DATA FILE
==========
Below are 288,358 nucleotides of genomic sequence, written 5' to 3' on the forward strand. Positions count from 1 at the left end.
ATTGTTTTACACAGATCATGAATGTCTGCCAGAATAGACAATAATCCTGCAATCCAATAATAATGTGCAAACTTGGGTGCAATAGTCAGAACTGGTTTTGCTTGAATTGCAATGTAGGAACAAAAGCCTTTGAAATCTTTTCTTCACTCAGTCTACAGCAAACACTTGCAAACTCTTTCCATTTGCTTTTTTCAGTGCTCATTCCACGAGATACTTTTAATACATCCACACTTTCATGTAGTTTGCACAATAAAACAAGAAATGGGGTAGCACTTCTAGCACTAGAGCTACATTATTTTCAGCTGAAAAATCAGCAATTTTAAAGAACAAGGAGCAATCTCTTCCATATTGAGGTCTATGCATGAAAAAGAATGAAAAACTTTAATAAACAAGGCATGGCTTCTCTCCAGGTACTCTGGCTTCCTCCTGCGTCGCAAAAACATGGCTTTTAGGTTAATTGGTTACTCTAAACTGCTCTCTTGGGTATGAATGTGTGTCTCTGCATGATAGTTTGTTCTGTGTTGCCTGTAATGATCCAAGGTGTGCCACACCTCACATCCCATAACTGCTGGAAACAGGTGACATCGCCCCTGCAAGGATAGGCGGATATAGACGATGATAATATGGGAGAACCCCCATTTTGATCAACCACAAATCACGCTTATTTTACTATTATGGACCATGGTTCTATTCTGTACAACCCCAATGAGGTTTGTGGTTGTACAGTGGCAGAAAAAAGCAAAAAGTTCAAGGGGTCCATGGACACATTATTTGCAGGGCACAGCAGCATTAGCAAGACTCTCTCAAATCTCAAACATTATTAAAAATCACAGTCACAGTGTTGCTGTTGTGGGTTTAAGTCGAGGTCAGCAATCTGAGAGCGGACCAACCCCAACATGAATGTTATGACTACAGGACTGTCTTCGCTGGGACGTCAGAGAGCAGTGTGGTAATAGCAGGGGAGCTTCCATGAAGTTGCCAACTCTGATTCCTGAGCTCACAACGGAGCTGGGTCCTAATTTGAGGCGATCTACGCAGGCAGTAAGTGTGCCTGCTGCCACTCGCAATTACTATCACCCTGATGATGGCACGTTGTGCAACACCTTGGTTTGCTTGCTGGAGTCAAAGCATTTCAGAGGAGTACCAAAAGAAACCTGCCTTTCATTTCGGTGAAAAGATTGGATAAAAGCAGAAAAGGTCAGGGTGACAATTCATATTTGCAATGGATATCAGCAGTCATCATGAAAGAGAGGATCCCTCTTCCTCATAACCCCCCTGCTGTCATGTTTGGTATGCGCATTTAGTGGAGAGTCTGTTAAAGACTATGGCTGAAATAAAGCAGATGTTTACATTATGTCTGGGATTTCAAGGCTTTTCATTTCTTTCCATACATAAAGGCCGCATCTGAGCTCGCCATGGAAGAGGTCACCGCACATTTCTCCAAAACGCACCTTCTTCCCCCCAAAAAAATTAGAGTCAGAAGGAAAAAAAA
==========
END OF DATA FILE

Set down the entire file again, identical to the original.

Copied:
Below are 288,358 nucleotides of genomic sequence, written 5' to 3' on the forward strand. Positions count from 1 at the left end.
ATTGTTTTACACAGATCATGAATGTCTGCCAGAATAGACAATAATCCTGCAATCCAATAATAATGTGCAAACTTGGGTGCAATAGTCAGAACTGGTTTTGCTTGAATTGCAATGTAGGAACAAAAGCCTTTGAAATCTTTTCTTCACTCAGTCTACAGCAAACACTTGCAAACTCTTTCCATTTGCTTTTTTCAGTGCTCATTCCACGAGATACTTTTAATACATCCACACTTTCATGTAGTTTGCACAATAAAACAAGAAATGGGGTAGCACTTCTAGCACTAGAGCTACATTATTTTCAGCTGAAAAATCAGCAATTTTAAAGAACAAGGAGCAATCTCTTCCATATTGAGGTCTATGCATGAAAAAGAATGAAAAACTTTAATAAACAAGGCATGGCTTCTCTCCAGGTACTCTGGCTTCCTCCTGCGTCGCAAAAACATGGCTTTTAGGTTAATTGGTTACTCTAAACTGCTCTCTTGGGTATGAATGTGTGTCTCTGCATGATAGTTTGTTCTGTGTTGCCTGTAATGATCCAAGGTGTGCCACACCTCACATCCCATAACTGCTGGAAACAGGTGACATCGCCCCTGCAAGGATAGGCGGATATAGACGATGATAATATGGGAGAACCCCCATTTTGATCAACCACAAATCACGCTTATTTTACTATTATGGACCATGGTTCTATTCTGTACAACCCCAATGAGGTTTGTGGTTGTACAGTGGCAGAAAAAAGCAAAAAGTTCAAGGGGTCCATGGACACATTATTTGCAGGGCACAGCAGCATTAGCAAGACTCTCTCAAATCTCAAACATTATTAAAAATCACAGTCACAGTGTTGCTGTTGTGGGTTTAAGTCGAGGTCAGCAATCTGAGAGCGGACCAACCCCAACATGAATGTTATGACTACAGGACTGTCTTCGCTGGGACGTCAGAGAGCAGTGTGGTAATAGCAGGGGAGCTTCCATGAAGTTGCCAACTCTGATTCCTGAGCTCACAACGGAGCTGGGTCCTAATTTGAGGCGATCTACGCAGGCAGTAAGTGTGCCTGCTGCCACTCGCAATTACTATCACCCTGATGATGGCACGTTGTGCAACACCTTGGTTTGCTTGCTGGAGTCAAAGCATTTCAGAGGAGTACCAAAAGAAACCTGCCTTTCATTTCGGTGAAAAGATTGGATAAAAGCAGAAAAGGTCAGGGTGACAATTCATATTTGCAATGGATATCAGCAGTCATCATGAAAGAGAGGATCCCTCTTCCTCATAACCCCCCTGCTGTCATGTTTGGTATGCGCATTTAGTGGAGAGTCTGTTAAAGACTATGGCTGAAATAAAGCAGATGTTTACATTATGTCTGGGATTTCAAGGCTTTTCATTTCTTTCCATACATAAAGGCCGCATCTGAGCTCGCCATGGAAGAGGTCACCGCACATTTCTCCAAAACGCACCTTCTTCCCCCCAAAAAAATTAGAGTCAGAAGGAAAAAAAA